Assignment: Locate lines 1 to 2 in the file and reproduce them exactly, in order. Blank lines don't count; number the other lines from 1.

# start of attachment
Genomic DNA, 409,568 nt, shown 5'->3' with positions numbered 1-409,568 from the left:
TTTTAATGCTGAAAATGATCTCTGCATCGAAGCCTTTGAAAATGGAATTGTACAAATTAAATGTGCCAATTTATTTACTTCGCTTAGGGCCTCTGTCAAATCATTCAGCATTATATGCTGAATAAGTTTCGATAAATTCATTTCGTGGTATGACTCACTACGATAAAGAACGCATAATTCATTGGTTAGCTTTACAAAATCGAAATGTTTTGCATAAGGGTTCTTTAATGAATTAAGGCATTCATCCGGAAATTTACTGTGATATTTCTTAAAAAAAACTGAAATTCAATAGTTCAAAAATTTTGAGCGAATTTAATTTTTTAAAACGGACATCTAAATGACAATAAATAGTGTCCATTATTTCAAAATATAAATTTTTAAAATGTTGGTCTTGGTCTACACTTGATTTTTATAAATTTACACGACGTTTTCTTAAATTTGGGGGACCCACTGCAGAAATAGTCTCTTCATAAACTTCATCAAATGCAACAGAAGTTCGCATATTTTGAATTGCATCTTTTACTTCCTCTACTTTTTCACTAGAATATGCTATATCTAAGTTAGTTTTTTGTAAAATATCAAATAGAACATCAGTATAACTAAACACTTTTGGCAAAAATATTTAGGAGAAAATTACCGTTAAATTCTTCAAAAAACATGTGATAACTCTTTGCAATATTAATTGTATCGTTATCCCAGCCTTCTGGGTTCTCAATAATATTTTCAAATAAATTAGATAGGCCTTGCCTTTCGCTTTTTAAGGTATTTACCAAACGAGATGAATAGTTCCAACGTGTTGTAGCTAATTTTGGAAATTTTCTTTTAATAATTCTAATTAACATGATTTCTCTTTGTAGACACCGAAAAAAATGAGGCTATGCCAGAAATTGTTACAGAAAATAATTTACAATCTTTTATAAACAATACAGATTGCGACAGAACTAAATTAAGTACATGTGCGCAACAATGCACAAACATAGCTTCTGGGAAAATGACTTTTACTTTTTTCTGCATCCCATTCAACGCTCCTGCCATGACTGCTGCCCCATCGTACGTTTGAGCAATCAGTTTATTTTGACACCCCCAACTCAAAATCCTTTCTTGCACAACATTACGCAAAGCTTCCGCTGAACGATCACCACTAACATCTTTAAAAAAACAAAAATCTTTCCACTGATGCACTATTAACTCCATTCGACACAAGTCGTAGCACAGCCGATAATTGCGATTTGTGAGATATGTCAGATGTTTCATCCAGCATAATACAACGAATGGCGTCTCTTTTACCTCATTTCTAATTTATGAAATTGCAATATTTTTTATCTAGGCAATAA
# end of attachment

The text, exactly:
Genomic DNA, 409,568 nt, shown 5'->3' with positions numbered 1-409,568 from the left:
TTTTAATGCTGAAAATGATCTCTGCATCGAAGCCTTTGAAAATGGAATTGTACAAATTAAATGTGCCAATTTATTTACTTCGCTTAGGGCCTCTGTCAAATCATTCAGCATTATATGCTGAATAAGTTTCGATAAATTCATTTCGTGGTATGACTCACTACGATAAAGAACGCATAATTCATTGGTTAGCTTTACAAAATCGAAATGTTTTGCATAAGGGTTCTTTAATGAATTAAGGCATTCATCCGGAAATTTACTGTGATATTTCTTAAAAAAAACTGAAATTCAATAGTTCAAAAATTTTGAGCGAATTTAATTTTTTAAAACGGACATCTAAATGACAATAAATAGTGTCCATTATTTCAAAATATAAATTTTTAAAATGTTGGTCTTGGTCTACACTTGATTTTTATAAATTTACACGACGTTTTCTTAAATTTGGGGGACCCACTGCAGAAATAGTCTCTTCATAAACTTCATCAAATGCAACAGAAGTTCGCATATTTTGAATTGCATCTTTTACTTCCTCTACTTTTTCACTAGAATATGCTATATCTAAGTTAGTTTTTTGTAAAATATCAAATAGAACATCAGTATAACTAAACACTTTTGGCAAAAATATTTAGGAGAAAATTACCGTTAAATTCTTCAAAAAACATGTGATAACTCTTTGCAATATTAATTGTATCGTTATCCCAGCCTTCTGGGTTCTCAATAATATTTTCAAATAAATTAGATAGGCCTTGCCTTTCGCTTTTTAAGGTATTTACCAAACGAGATGAATAGTTCCAACGTGTTGTAGCTAATTTTGGAAATTTTCTTTTAATAATTCTAATTAACATGATTTCTCTTTGTAGACACCGAAAAAAATGAGGCTATGCCAGAAATTGTTACAGAAAATAATTTACAATCTTTTATAAACAATACAGATTGCGACAGAACTAAATTAAGTACATGTGCGCAACAATGCACAAACATAGCTTCTGGGAAAATGACTTTTACTTTTTTCTGCATCCCATTCAACGCTCCTGCCATGACTGCTGCCCCATCGTACGTTTGAGCAATCAGTTTATTTTGACACCCCCAACTCAAAATCCTTTCTTGCACAACATTACGCAAAGCTTCCGCTGAACGATCACCACTAACATCTTTAAAAAAACAAAAATCTTTCCACTGATGCACTATTAACTCCATTCGACACAAGTCGTAGCACAGCCGATAATTGCGATTTGTGAGATATGTCAGATGTTTCATCCAGCATAATACAACGAATGGCGTCTCTTTTACCTCATTTCTAATTTATGAAATTGCAATATTTTTTATCTAGGCAATAA